Sudan’s longtime genocidal dictator may be gone, but violence and repression continue to wreak havoc across the country as the ruling military council admitted "violations" after more than 100 protesters were killed following a sit-in camp outside the military headquarters in the capital, Khartoum.
The military council admitted Thursday it decided to disperse the pro-democracy protesters that staged the sit-in on June 3. A spokesperson for the military regrettably admitted that mistakes were made in the process of breaking up the sit-in.
"We feel sorry for what happened," said military council spokesman, Gen. Shams Eddin Kabashi. "We will show no leniency and we will hold accountable anyone, regardless of their rank, if proven to have committed violations."
Violence is increasing across Sudan as the military regime looks to consolidate its control over the country.
The United Nations also confirmed on June 13 the deaths of 17 people and the burning of 100 homes in central Darfur earlier in the week. The United Nations – African Union Mission in Darfur (UNAMID) also confirmed in a statement that 15 people were injured “during heated clashes between nomads and residents apparently angered by the increase in commodity prices at the local market.”
The recent uptick in violence comes amidst the ousting of Sudan’s ironclad ruler, Omar al-Bashir, who was overthrown in April in a military coup following a popular uprising that began in December 2018. Bashir came to power in a military coup in 1989 and ruled Sudan for 30 years until his ousting.
Sudan’s dismal economic conditions, exasperated by government cuts to food and fuel subsidies, became a triggering event that ignited protests that spread to Khartoum. Despite the military’s intervention to remove Bashir from power, the repressive power structure that was the bedrock of the Bashir regime for decades remains firmly in place.
Sudan’s Transitional Military Council (TMC) filled the leadership void left by Bashir’s removal and initially promised democratic elections and a handover of power back to civilian authorities. As time has passed, the military junta is clamping down on the opposition that demands the military end its rule
Many of the social, political, and economic factors that led to Bashir’s demise have not disappeared and widespread government corruption, decades of poor governance, and overspending on the security sector also remain. Structural economic reforms are an urgent priority but it appears that the TMC is more concerned with suppressing dissent and ensuring its hold on power.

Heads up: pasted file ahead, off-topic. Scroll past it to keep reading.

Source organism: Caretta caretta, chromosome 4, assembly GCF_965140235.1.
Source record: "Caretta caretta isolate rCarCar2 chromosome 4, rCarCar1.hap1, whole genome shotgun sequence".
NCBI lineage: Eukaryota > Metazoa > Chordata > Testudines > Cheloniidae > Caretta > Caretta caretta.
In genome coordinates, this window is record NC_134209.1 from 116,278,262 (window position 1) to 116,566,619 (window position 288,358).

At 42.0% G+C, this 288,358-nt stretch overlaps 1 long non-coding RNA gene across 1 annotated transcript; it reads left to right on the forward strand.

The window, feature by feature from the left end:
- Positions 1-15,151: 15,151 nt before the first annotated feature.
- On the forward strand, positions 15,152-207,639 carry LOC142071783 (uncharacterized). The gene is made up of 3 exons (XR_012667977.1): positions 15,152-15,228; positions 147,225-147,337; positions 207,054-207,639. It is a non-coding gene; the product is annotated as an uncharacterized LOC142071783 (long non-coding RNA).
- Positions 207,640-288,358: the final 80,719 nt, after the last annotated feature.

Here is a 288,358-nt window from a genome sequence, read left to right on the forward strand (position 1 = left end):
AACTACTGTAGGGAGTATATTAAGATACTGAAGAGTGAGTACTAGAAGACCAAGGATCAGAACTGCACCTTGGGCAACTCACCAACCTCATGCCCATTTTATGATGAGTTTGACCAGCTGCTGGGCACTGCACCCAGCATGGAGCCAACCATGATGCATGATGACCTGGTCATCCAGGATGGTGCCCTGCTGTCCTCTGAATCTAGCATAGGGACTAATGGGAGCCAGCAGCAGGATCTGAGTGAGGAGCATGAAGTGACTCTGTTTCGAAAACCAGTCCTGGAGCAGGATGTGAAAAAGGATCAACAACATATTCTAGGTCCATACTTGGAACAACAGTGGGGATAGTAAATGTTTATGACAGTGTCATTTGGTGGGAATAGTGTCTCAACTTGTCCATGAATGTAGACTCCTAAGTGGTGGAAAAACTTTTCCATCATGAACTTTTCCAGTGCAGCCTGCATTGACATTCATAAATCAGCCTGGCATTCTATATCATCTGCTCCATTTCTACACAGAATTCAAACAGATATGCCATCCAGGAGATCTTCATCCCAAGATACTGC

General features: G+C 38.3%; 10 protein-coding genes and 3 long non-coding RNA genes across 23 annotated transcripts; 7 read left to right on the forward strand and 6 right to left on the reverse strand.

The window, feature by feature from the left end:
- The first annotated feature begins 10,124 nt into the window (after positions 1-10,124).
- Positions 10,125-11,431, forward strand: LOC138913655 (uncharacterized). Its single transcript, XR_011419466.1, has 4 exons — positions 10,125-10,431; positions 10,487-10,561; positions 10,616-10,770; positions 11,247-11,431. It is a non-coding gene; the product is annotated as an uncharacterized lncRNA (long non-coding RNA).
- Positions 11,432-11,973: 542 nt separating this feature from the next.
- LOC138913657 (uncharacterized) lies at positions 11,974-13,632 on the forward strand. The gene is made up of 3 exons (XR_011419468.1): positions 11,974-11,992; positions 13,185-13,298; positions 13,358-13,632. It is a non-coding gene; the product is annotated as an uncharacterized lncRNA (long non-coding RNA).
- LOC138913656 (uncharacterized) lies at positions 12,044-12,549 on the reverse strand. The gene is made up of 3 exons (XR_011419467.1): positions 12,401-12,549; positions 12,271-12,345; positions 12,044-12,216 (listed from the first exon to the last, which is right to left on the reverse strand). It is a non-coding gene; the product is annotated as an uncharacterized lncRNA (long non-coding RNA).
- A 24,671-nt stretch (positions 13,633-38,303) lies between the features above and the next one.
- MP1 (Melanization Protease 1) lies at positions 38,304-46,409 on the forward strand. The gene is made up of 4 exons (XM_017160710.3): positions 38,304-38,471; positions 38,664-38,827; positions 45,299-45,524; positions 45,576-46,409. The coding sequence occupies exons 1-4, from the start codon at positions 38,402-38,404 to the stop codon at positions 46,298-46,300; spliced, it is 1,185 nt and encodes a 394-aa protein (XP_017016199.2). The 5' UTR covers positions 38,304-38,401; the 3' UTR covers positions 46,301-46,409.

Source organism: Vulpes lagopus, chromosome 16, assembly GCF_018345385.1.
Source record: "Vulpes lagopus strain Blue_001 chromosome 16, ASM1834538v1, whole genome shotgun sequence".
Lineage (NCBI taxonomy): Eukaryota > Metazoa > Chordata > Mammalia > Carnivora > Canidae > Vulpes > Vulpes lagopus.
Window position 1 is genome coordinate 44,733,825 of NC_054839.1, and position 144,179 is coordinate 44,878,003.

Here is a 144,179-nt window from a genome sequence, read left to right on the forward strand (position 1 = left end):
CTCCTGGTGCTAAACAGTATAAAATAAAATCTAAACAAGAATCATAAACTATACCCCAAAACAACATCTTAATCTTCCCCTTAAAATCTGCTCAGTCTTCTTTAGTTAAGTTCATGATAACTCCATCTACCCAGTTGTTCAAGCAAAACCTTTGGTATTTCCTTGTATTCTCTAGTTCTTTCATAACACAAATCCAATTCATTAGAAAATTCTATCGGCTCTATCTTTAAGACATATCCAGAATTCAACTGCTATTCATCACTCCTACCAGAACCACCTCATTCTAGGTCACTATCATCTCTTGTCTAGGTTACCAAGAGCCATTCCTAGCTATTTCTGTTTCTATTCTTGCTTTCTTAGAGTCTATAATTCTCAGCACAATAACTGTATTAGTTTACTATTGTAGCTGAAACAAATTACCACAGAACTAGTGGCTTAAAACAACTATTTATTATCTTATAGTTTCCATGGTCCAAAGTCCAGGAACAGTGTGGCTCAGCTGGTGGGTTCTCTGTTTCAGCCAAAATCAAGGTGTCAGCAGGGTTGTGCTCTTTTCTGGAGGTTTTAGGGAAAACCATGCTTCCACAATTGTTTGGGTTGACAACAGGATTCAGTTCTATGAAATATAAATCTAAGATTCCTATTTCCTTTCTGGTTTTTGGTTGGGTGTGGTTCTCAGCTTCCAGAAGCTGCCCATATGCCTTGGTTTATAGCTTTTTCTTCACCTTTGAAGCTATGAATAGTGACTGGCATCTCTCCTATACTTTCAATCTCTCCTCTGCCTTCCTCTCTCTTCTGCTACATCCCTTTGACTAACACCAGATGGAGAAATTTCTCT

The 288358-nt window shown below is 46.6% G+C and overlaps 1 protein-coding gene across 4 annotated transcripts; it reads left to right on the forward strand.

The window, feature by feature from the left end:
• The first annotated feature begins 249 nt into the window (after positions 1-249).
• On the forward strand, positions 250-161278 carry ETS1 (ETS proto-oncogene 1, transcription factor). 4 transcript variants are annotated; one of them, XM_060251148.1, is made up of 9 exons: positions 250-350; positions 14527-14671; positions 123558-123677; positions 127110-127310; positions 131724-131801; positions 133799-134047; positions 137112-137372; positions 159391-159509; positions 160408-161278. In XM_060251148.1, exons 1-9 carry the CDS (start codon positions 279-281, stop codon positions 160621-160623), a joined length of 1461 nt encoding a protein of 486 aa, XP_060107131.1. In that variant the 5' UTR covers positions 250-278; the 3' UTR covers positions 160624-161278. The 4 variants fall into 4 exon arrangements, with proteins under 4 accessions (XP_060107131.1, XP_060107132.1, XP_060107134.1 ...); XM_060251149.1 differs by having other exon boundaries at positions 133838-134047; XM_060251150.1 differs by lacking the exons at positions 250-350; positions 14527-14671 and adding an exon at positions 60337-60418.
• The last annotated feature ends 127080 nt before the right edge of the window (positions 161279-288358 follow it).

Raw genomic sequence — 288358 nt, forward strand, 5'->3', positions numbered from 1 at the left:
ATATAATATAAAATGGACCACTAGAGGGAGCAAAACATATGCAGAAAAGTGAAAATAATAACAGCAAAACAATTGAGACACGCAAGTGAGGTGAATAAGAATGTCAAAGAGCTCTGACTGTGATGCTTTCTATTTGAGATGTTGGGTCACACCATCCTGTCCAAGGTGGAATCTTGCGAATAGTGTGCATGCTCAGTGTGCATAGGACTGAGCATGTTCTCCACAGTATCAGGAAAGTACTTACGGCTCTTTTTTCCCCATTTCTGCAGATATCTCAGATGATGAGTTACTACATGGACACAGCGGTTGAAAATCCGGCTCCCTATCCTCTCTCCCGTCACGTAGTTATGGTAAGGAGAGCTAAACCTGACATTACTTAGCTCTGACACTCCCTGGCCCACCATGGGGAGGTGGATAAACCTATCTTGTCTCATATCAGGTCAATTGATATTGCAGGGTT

The military council seems to have outsourced violent crackdowns and indiscriminate violence to a paramilitary organization called the Rapid Support Forces (RSF).
The RSF, which is composed of Janjaweed militants who were responsible for crimes against humanity in Darfur in 2003, is behind the serious war crimes and human rights abuses taking place across Sudan in an effort to suppress further protests. According to a report by Amnesty International, on the June 3 attack in Khartoum, the RSF “attacked sleeping protestors, firing live bullets and tear gas, setting tents on fire and brutally beating protestors.”
The deputy leader of Sudan’s military council, Mohamed Hamdan “Hemeti” Dagalo, is also head of the RSF and was a crucial component behind Bashir’s iron-fisted rule.
This state-sponsored violence leaves the opposition with little confidence in the military council’s commitment to civilian rule. “While the military council has agreed to release political prisoners in return for the civilian coalition calling off its general strike, the military holds most of the cards,” visiting Africa expert Aly Verjee of the United States Institute of Peace told Fox News.